Ubaydullah Hussain

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Arslan Ubaydullah Maroof Hussain (born 1985) is a Norwegian Islamist, and a central figure and former spokesperson of the salafi-jihadist group Profetens Ummah.

Early life[edit]

Born into a family of Pakistani origin in Bjerke, Oslo, Hussain was an active ice hockey and football player with Hasle-Løren IL.[1] Until 2011, Hussain was a football and futsal referee, overseeing matches in Norway and elsewhere. This included refereeing matches in the Norway Cup. In 2011, he ended a match between Romsås IL and Høland IL three minutes early, after he was threatened by Romsås players when he gave one of their team members a red card and awarded their opponents a penalty. He was dismissed as a referee when the Football Association of Norway were informed of his extremist views.[2]

Islamist activism[edit]

Hussain was influenced by British militant Islamist Omar Bakri Muhammad, whom he sent a letter to and received a reply back as a 14-year-old in 1999.[3] He was later central in the establishment of the Norwegian salafi-jihadist group Profetens Ummah around 2011, alongside people such as Arfan Bhatti and Mohyeldeen Mohammad.[3] Hussain has later claimed that he does not hold any formal position within the group, while declining to name the group's leader.[3]

Hussain has praised numerous terror attacks, including the In Amenas hostage crisis, the Boston Marathon bombing, the Murder of Lee Rigby, the Westgate shopping mall attack[3] and the November 2015 Paris attacks, commenting that the West should expect more attacks.[4]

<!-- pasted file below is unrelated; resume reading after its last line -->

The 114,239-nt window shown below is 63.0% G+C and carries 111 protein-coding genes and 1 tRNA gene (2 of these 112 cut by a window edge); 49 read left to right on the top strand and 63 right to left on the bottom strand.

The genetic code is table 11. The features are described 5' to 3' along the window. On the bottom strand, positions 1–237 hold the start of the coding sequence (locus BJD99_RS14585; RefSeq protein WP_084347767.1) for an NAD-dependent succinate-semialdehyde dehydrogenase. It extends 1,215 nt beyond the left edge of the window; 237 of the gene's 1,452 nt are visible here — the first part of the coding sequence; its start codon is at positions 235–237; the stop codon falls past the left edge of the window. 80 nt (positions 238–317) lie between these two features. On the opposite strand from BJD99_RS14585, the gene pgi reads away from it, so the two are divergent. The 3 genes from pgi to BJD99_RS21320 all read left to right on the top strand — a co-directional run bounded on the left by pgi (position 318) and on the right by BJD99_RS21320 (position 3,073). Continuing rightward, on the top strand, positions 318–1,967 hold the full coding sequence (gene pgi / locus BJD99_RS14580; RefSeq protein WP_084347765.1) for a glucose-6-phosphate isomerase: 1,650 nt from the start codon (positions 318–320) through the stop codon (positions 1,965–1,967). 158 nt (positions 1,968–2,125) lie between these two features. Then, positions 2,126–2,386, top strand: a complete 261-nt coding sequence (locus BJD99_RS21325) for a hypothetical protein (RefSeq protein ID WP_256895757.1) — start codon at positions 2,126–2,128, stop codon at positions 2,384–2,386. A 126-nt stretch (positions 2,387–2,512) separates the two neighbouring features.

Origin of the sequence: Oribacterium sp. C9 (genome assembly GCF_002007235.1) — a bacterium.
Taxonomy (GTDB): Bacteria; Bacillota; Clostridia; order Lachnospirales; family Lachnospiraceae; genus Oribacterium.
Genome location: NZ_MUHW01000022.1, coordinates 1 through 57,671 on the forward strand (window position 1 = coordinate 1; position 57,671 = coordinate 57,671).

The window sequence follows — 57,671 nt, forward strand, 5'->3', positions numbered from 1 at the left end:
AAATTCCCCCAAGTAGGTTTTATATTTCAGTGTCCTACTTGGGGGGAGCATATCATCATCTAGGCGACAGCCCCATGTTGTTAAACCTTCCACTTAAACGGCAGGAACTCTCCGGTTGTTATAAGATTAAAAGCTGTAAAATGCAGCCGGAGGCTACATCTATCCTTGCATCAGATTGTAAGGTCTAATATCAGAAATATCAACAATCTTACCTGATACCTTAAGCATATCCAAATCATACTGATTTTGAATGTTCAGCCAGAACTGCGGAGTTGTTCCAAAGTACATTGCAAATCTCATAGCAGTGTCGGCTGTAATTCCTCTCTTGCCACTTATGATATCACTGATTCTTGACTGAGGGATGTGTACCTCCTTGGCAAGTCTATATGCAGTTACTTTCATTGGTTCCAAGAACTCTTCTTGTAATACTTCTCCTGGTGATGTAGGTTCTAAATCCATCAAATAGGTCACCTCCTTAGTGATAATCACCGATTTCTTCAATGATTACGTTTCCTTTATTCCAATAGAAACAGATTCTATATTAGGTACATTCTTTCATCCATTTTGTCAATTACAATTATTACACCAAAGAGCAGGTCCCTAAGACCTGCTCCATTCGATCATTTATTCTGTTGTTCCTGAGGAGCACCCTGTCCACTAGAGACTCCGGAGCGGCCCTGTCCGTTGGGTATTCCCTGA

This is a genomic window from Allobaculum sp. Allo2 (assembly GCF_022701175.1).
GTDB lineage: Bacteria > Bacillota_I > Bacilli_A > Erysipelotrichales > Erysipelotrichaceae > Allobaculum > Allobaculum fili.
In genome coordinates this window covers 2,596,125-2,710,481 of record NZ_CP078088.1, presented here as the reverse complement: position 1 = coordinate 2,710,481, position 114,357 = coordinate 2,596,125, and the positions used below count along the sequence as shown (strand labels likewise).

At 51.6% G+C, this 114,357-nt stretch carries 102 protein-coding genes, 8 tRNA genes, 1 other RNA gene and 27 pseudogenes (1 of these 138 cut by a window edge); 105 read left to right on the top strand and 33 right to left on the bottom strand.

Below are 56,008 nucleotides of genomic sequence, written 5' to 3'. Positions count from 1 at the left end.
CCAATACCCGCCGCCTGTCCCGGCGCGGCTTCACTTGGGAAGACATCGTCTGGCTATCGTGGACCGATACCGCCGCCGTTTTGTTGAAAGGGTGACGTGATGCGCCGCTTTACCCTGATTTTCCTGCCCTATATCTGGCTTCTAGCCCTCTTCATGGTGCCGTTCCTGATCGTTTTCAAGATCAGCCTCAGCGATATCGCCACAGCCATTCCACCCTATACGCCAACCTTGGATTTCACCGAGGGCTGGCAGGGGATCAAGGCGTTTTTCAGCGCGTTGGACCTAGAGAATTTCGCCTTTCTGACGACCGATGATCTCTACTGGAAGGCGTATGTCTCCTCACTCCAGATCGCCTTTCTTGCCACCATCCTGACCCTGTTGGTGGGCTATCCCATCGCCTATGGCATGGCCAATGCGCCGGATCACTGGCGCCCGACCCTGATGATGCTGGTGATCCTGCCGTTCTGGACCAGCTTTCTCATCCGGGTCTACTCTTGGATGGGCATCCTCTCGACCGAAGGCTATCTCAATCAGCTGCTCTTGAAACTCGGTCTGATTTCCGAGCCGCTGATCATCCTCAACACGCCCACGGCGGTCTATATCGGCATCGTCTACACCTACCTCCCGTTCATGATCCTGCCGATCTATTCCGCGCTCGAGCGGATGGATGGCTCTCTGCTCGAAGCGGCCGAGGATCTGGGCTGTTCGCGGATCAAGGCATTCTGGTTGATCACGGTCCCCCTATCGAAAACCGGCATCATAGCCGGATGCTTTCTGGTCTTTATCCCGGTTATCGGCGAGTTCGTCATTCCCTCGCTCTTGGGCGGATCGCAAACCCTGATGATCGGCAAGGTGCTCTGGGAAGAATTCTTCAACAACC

Legal issues[edit]

Hussain was arrested on 25 October 2012, charged with making threats against two journalists, one of whom was Nina Johnsrud, and for hate speech against Jews.[5] He was convicted in February 2014 and sentenced to a 120-day prison term, although he was released immediately due to the time he had already spent in custody.[6]

On 8 July 2014, Hussain was charged with multiple counts of encouraging others to commit murder and acts of terrorism. He denied all charges.[7] He was acquitted by the district court on 3 October 2014, the prosecution appealed the decision.[8] He was finally acquitted on 22 June 2015.[9]

Hussain was arrested on 8 December 2015, charged with threatening a 17-year-old and recruiting jihadists for the Islamic State of Iraq and the Levant (ISIL).[10] He has been held in custody since then, suspected of having recruited at least seven people to fight for ISIL, while claiming to have withdrawn as spokesperson and member of Profetens Ummah.[11]

On 4 April 2017 he was sentenced to 9 years in prison.[12]

References[edit]

  1. ^ Hultgreen, Gunnar (26 October 2012). "Ekstremistens forvandling - fra fotball til ekstremist". Dagbladet (in Norwegian). Retrieved 10 July 2014. 
  2. ^ Hjelle, Thomas (25 October 2012). "Trusselsiktet islamist hadde en lovende karriere som fotballdommer". Dagbladet (in Norwegian). 
  3. ^ a b c d Hopperstad, Morten; Lynau, Jan Petter (15 February 2014). "Islamisten Ubaydullah Hussain: Slik ble han ekstrem". Verdens Gang (in Norwegian). 
  4. ^ "Ubaydullah Hussain mener Vesten kan vente seg mer". NRK (in Norwegian). 14 November 2015. 
  5. ^ Hultgreen, Gunnar (25 October 2012). "Nektet straffskyld, ble ikke løslatt" (in Norwegian). Dagbladet. 
  6. ^ "Norway Islamist convicted of threats, hate speech". Yahoo! News. 7 February 2014. 
  7. ^ Doksheim, Therese (8 July 2014). "Ubaydullah Hussain tiltalt for å ha oppfordret til drap". Dagbladet (in Norwegian). Retrieved 8 July 2014. 
  8. ^ Tommelstad, Bjørnar; Hopperstad, Morten S. (3 October 2014). "Ubaydullah Hussain er frifunnet". Verdens Gang (in Norwegian). Retrieved 3 October 2014. 
  9. ^ "Ubaydullah Hussain frifunnet for terroroppfordring" (in Norwegian). NRK. 22 June 2015. 
  10. ^ "Krever forlenget fengsling av Ubaydullah Hussain" (in Norwegian). Verdens Gang/NTB. 4 February 2016. 
  11. ^ "PST: Hussain er like farlig selv om han trekker seg fra Profetens Ummah". Dagbladet (in Norwegian). 31 March 2016. 
  12. ^ "Ubaydullah Hussain dømt til ni års fengsel for terrorrektruttering". Dagbladet (in Norwegian). 2017-04-04.